What are Scots most anxious about at the moment?
Their jobs, businesses, future livelihoods?
Perhaps they have health fears or are worried sick about their elderly relatives in care homes.
Or maybe it’s their children’s education that keeps them awake at night, as schools continue to be disrupted by Covid, and prospects for a return to normal next year recede.
Low on the list of priorities is the constitution, with education, the NHS and the economy all deemed more important than another independence referendum, according to polls.
However, the majority of Scots are currently represented at Westminster and in the devolved parliament by politicians who do not share their concerns.
The SNP has 61 seats at Holyrood, out of 129, and the party holds 48 out of the 59 Scottish seats in the House of Commons.
The Nationalists’ ratings are high, and they expect to triumph in next May’s Scottish elections, undoubtedly bolstered by their leader Nicola Sturgeon’s daily television appearances since March.
Sturgeon is widely considered to have had a good pandemic, politically speaking, but those intending to vote for the SNP should look beyond the Covid briefings at what the Nationalists are really up to.
They won’t have to look very far to find a party as obsessed today as it has ever been on breaking up Britain.
Despite the fact that Scotland is still battling coronavirus, with transmission rates high enough in parts of the country to apparently justify a second lockdown, the sole focus of the separatists is constitutional upheaval.
This became clear during the SNP’s recent selection contests for Holyrood, when many of the candidates said securing independence was their main motivation.
More senior Nationalists, such as Ian Blackford, the SNP leader at Westminster, went further, saying that a new referendum ‘must take place’ next year if the SNP wins the May election.
An independent Scotland, he said, would be a nation where we ‘recognise our responsibilities’, but for the Ross, Skye and Lochaber MP, partisan interests are a greater responsibility than repairing the fabric of his country.
His Westminster colleague, the Perth MP Pete Wishart, also seems to have forgotten that we have not yet beaten the virus.
Winning independence, he said last week, was ‘the only thing that should matter just now’.
Wishart’s constituents, many of whom work in the beleaguered hospitality trade, may balk at the SNP’s insensitivity.
And so might the people of Paisley and Renfrewshire South, whose MP, Mhairi Black, tried to hijack a parliamentary debate on the job retention scheme so she could push the case for independence.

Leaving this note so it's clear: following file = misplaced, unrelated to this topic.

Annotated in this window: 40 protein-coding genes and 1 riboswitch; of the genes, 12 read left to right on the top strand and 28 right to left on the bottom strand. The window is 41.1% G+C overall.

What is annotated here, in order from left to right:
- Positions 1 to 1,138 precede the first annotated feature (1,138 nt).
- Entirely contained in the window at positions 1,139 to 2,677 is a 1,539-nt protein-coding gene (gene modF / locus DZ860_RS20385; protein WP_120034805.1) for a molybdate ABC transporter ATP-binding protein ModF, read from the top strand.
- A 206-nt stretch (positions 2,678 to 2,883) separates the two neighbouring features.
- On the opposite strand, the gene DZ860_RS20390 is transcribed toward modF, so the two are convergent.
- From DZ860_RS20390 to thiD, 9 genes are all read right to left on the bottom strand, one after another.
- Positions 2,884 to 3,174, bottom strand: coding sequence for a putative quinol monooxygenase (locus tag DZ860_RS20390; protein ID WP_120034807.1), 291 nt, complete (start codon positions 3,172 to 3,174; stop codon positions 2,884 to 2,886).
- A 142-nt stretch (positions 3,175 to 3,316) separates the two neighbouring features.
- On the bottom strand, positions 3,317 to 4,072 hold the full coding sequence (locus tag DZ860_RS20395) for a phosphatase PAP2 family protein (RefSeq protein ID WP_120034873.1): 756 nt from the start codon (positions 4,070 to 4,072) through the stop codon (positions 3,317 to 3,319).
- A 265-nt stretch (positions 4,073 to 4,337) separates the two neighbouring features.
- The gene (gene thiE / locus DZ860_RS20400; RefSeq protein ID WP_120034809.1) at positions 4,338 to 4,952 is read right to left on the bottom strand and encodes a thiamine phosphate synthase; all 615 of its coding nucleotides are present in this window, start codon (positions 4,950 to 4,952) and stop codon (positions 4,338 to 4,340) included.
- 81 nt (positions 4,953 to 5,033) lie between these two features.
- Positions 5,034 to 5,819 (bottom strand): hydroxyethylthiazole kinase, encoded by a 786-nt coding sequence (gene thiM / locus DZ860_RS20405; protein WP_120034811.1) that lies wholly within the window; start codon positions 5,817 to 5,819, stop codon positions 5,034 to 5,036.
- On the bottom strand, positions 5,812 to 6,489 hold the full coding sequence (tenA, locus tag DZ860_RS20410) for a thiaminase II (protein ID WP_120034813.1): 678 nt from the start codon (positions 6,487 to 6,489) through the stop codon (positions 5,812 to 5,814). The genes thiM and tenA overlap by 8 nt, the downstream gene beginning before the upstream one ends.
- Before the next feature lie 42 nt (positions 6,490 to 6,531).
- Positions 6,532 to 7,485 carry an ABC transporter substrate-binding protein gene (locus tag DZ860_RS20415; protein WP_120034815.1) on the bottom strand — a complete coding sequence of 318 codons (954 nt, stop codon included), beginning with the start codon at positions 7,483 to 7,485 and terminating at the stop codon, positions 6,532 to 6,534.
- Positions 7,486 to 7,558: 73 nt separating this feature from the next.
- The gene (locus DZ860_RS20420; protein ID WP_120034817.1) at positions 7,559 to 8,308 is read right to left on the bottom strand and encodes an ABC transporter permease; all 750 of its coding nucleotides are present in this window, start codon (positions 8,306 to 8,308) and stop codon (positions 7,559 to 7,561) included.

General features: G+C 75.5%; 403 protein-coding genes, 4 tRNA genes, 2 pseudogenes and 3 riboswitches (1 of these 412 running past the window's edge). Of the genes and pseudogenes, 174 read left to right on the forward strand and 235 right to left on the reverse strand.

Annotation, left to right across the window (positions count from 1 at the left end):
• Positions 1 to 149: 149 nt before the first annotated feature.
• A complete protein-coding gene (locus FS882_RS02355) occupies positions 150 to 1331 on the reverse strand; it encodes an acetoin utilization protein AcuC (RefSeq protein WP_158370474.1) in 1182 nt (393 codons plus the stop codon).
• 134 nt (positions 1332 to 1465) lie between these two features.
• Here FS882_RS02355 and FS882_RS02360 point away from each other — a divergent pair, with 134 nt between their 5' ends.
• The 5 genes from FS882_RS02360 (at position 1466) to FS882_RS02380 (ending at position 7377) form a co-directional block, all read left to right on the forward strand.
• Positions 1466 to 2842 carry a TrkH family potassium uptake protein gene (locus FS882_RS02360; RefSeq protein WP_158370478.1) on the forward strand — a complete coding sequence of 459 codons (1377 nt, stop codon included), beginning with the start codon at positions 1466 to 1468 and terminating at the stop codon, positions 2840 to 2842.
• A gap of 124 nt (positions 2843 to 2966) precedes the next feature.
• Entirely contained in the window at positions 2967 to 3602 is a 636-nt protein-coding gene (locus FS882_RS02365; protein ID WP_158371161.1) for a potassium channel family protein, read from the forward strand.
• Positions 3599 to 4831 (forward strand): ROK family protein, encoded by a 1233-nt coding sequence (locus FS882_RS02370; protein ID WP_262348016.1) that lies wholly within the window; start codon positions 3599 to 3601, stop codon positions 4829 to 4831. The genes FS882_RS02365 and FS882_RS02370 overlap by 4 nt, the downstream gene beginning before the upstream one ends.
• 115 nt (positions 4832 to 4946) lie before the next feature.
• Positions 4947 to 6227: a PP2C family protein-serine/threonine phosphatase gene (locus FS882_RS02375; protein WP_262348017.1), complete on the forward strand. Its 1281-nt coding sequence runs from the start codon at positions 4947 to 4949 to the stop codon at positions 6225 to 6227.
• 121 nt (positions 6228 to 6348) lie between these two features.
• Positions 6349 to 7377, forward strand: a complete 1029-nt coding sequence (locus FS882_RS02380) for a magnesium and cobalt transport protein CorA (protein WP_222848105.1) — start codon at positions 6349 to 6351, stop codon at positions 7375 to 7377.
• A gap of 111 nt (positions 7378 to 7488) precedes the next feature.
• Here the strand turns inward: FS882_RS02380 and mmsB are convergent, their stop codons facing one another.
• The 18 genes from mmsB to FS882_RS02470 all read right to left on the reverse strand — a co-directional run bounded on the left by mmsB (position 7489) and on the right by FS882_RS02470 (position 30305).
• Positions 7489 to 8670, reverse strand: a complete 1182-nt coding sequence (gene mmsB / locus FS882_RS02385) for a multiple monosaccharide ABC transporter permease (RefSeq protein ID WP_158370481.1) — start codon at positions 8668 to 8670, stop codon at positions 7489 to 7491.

Without the UK Treasury’s deep pockets, there would be no funds to bail out the people she was elected to represent, but the electorate’s immediate needs come a poor second to the cause of secession.
The Speaker cut Black off for being irrelevant but the SNP don’t fight Westminster seats so they can contribute constructively and make lives better for voters.
Their strategy is to disrupt proceedings in London whenever an opportunity arises, or even when it doesn’t.
In another debate last week, about human rights and democracy in Hong Kong, the SNP member for Coatbridge, Chryston and Bellshill, Stephen Bonnar, made what foreign minister Nigel Adams joked was an inventive segue to Scottish independence.
The SNP by definition is contemptuous of the UK parliament and most of its MPs will now only appear virtually, arguing that they are following Scottish rules to stay at home.
But they can’t vote without attending in person, and nor can they participate in general debates, or in any stage of a Bill.
It should be remembered that parliament sat throughout the Second World War because MPs believed it was their duty to legislate and to hold government to account.
The Scottish Nationalists didn’t have seats then but would they have put party interests ahead of the county in that adversity too?
There has been a backlash to Blackford’s call for an indy ballot next year, with other factions within the SNP reportedly suggesting an elongated timetable of 18 months to two years.
But Sturgeon herself announced in September that a draft referendum bill would be brought forward before May’s election, force feeding her break-up agenda on a population still reeling from pandemic misery.
The level of poverty and deprivation in the east end of Glasgow is unmatched anywhere in western Europe and male longevity is on a par with sub Saharan Africa, as another son of Paisley, Andrew Neil, pointed out on the BBC recently.
Problems that existed before the disease outbreak have only been exacerbated as it hits poor communities the hardest.
Surely there should only be one goal for the SNP just as there should be for any government at the moment, to steer the country out of the Covid crisis and rebuild it back to health.